Notes
Cites: Int J Circumpolar Health. 2008 Sep;67(4):299-30719024800
Cites: Int J Circumpolar Health. 2005 Jun;64(3):234-4516050317
Cites: Int J Circumpolar Health. 2004;63 Suppl 2:410-315736695
Cites: Int J Circumpolar Health. 2006 Jun;65(3):219-2716871828
PubMed ID
23256091 View in PubMed
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An epidemiological approach towards measuring the trade-off between equity and efficiency in health policy.

https://arctichealth.org/en/permalink/ahliterature212666
Source
Health Policy. 1996 Mar;35(3):205-16
Publication Type
Article
Date
Mar-1996
Author
L. Lindholm
M. Rosén
M. Emmelin
Author Affiliation
Department of Epidemiology and Public Health, University of Umeå, Sweden.
Source
Health Policy. 1996 Mar;35(3):205-16
Date
Mar-1996
Language
English
Publication Type
Article
Keywords
Cost-Benefit Analysis
Health Care Rationing - standards
Health Policy - economics
Health Priorities
Health Services Accessibility
Health Services Research - methods
Health status
Humans
Models, Economic
Pilot Projects
Politics
Quality-Adjusted Life Years
Social Class
Social Justice - economics
Social Welfare - economics
Sweden
Value of Life
Abstract
The concept of social welfare functions has been discussed in health economic literature, as it provides a way of examining the extent to which society is prepared to accept a trade-off between efficiency and equity. In this paper requirements for meaningful empirical estimates of the willingness to accept lower per capita health status in order to achieve greater equity are examined. Results from a pilot study aimed at testing the proposed measurement procedure are reported. They show that at least two thirds of the politicians who participated are prepared to accept a lower growth in per capita health in exchange for increased equity. Accordingly, we found a weak empirical support for the common health economic assumption that only total health benefit should guide the use of resources.
PubMed ID
10157398 View in PubMed
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An outcomes-based approach to decisions about drug coverage policies in British Columbia.

https://arctichealth.org/en/permalink/ahliterature177508
Source
Psychiatr Serv. 2004 Nov;55(11):1230-2
Publication Type
Article
Date
Nov-2004

Application of a case-mix classification based on the functional autonomy of the residents for funding long-term care facilities.

https://arctichealth.org/en/permalink/ahliterature186950
Source
Age Ageing. 2003 Jan;32(1):60-6
Publication Type
Article
Date
Jan-2003
Author
Michel Tousignant
Réjean Hébert
Nicole Dubuc
France Simoneau
Linda Dieleman
Author Affiliation
Research Center on Aging, Sherbrooke Geriatric University Institute, Quebec, Canada. michel.tousignant@usherbrooke.ca
Source
Age Ageing. 2003 Jan;32(1):60-6
Date
Jan-2003
Language
English
Publication Type
Article
Keywords
Activities of Daily Living - classification
Aged
Aged, 80 and over
Budgets - statistics & numerical data
Chronic Disease - classification - economics
Diagnosis-Related Groups - classification - economics
Female
Financing, Government - economics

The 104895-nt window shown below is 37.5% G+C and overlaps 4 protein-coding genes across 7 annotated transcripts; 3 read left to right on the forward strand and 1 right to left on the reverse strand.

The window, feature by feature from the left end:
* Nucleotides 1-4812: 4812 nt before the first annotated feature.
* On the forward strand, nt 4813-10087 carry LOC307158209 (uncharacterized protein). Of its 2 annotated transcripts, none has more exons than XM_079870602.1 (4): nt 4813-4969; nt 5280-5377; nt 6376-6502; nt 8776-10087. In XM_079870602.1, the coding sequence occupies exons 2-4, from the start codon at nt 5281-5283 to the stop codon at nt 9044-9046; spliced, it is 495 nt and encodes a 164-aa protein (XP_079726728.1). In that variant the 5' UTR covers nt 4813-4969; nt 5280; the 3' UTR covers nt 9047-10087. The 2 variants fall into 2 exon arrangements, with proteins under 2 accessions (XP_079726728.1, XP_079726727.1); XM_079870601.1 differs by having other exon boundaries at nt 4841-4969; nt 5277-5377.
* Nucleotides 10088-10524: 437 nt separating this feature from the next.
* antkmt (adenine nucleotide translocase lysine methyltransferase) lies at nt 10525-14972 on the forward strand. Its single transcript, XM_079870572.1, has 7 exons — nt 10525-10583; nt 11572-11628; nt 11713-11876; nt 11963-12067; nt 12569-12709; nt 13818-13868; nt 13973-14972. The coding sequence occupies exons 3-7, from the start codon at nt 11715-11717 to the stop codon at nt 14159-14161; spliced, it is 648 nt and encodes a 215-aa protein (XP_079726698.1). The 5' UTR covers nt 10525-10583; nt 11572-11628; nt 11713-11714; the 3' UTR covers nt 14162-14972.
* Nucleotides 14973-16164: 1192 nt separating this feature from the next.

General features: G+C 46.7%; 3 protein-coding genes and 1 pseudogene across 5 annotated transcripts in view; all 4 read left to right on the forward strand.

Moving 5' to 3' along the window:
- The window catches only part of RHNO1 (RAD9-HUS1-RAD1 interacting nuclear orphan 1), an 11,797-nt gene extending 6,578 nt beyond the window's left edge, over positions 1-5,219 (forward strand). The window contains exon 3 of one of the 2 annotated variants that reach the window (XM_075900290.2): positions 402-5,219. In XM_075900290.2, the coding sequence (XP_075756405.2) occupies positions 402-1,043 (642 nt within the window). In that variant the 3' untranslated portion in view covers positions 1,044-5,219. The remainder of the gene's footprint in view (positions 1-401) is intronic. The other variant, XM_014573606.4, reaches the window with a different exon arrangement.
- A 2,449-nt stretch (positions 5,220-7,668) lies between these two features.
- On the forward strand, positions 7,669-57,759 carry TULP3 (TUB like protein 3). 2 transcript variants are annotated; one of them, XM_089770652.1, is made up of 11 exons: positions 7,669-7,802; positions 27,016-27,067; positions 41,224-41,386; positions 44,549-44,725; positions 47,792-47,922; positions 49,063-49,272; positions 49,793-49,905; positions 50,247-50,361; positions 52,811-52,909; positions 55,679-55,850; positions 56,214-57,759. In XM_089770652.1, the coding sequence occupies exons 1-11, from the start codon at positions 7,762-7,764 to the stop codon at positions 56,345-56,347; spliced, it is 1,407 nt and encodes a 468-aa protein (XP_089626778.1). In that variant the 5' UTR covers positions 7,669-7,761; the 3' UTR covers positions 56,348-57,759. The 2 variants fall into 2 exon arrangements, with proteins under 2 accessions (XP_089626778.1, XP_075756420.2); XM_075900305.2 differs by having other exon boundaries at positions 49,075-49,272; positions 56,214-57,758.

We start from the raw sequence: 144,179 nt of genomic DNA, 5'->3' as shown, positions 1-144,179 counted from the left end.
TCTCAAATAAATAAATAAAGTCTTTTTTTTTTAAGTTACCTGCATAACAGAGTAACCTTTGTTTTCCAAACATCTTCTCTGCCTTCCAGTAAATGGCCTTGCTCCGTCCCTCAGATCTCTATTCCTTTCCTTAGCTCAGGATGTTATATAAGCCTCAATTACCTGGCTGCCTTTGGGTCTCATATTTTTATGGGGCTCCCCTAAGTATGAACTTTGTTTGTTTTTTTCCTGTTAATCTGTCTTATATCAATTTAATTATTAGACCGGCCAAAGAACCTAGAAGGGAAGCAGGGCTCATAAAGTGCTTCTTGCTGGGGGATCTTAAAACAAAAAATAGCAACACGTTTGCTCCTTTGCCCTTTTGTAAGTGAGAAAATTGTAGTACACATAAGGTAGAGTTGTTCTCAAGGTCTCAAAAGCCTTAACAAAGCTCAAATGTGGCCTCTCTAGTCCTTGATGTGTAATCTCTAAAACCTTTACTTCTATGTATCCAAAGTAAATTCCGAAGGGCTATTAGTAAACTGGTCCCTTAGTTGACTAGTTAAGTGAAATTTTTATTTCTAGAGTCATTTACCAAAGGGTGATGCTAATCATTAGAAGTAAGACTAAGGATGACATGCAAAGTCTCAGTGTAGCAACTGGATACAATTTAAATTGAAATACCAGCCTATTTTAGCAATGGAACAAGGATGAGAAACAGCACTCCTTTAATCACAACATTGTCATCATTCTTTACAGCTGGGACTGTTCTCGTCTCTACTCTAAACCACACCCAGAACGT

Health Policy - economics
Health Services Needs and Demand - economics
Homes for the Aged - economics
Humans
Long-Term Care - economics
Male
National Health Programs - economics
Quebec
Abstract
increasing public costs for the care of the elderly have created fundamental changes that are redefining the basic principles of health care funding. In the past, overall institutional funding was predominantly tied to spending. In view of the limitations of this approach to funding long-term care facilities, case-mix classification tries to take into account the characteristics of the residents as a tool for predicting costs. Recently, a new case-mix classification based on the functional autonomy profile of the residents - ISO-SMAF profile - was developed in the Province of Quebec, Canada. This classification can be used to change the funding system to base it on the functional autonomy characteristics of the residents.
the main objective of this study was to apply the ISO-SMAF classification to funding long-term care facilities in one area of the Province of Quebec and to compare the results of this new funding methodology to the formal methodology.
this study used a cross-sectional design.
the population under study comprised all residents of all 11 long-term care facilities in the Eastern Townships area of Quebec. Each resident was assessed using the Functional Autonomy Measurement System. The theoretical budget was calculated based on the adjusted cost per year associated with each ISO-SMAF profile derived from a previous economic study.
the theoretical budget based on the ISO-SMAF profiles may highlight the under- or over-funding of a facility when compared to the usual funding system based predominantly on the number of beds and hours of care.
the results of this study show the feasibility of applying the new funding approach to long-term care facilities. However, implementation of the ISO-SMAF classification for funding must be supported by continued and computerised residents' medical files including the Functional Autonomy Measurement System.
PubMed ID
12540350 View in PubMed
Less detail

[A questionnaire about compulsory referrals in Stockholm].

https://arctichealth.org/en/permalink/ahliterature177409
Source
Lakartidningen. 2004 Oct 21;101(43):3371
Publication Type
Article
Date
Oct-21-2004

164 records – page 1 of 17.